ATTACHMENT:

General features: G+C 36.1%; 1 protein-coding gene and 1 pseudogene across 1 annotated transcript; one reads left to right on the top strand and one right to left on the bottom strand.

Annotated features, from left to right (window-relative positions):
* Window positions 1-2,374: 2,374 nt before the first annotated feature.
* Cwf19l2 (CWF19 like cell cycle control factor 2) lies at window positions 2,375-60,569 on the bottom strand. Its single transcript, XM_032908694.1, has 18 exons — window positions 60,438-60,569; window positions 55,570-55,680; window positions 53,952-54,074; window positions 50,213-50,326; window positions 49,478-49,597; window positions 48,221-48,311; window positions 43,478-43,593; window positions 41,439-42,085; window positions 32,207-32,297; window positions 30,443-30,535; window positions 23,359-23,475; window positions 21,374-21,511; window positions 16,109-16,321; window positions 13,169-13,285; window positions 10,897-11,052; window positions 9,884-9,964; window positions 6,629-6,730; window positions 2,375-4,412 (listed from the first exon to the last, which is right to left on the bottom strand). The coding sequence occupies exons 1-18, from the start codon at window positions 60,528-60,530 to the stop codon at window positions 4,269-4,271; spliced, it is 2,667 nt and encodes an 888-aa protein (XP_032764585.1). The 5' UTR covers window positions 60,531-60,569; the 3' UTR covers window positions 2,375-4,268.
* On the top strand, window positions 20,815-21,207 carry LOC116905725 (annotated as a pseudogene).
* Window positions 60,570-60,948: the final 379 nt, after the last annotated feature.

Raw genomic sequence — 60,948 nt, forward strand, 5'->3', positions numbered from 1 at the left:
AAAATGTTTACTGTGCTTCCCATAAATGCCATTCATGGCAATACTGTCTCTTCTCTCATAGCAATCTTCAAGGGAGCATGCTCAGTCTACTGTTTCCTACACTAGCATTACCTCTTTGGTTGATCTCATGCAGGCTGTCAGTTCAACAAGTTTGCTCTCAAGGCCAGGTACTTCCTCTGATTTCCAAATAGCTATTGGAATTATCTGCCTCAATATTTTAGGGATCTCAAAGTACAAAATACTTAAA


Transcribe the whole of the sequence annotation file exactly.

General features: G+C 36.1%; 1 protein-coding gene and 1 pseudogene across 1 annotated transcript; one reads left to right on the top strand and one right to left on the bottom strand.

Annotated features, from left to right (window-relative positions):
* Window positions 1-2,374: 2,374 nt before the first annotated feature.
* Cwf19l2 (CWF19 like cell cycle control factor 2) lies at window positions 2,375-60,569 on the bottom strand. Its single transcript, XM_032908694.1, has 18 exons — window positions 60,438-60,569; window positions 55,570-55,680; window positions 53,952-54,074; window positions 50,213-50,326; window positions 49,478-49,597; window positions 48,221-48,311; window positions 43,478-43,593; window positions 41,439-42,085; window positions 32,207-32,297; window positions 30,443-30,535; window positions 23,359-23,475; window positions 21,374-21,511; window positions 16,109-16,321; window positions 13,169-13,285; window positions 10,897-11,052; window positions 9,884-9,964; window positions 6,629-6,730; window positions 2,375-4,412 (listed from the first exon to the last, which is right to left on the bottom strand). The coding sequence occupies exons 1-18, from the start codon at window positions 60,528-60,530 to the stop codon at window positions 4,269-4,271; spliced, it is 2,667 nt and encodes an 888-aa protein (XP_032764585.1). The 5' UTR covers window positions 60,531-60,569; the 3' UTR covers window positions 2,375-4,268.
* On the top strand, window positions 20,815-21,207 carry LOC116905725 (annotated as a pseudogene).
* Window positions 60,570-60,948: the final 379 nt, after the last annotated feature.

Raw genomic sequence — 60,948 nt, forward strand, 5'->3', positions numbered from 1 at the left:
AAAATGTTTACTGTGCTTCCCATAAATGCCATTCATGGCAATACTGTCTCTTCTCTCATAGCAATCTTCAAGGGAGCATGCTCAGTCTACTGTTTCCTACACTAGCATTACCTCTTTGGTTGATCTCATGCAGGCTGTCAGTTCAACAAGTTTGCTCTCAAGGCCAGGTACTTCCTCTGATTTCCAAATAGCTATTGGAATTATCTGCCTCAATATTTTAGGGATCTCAAAGTACAAAATACTTAAA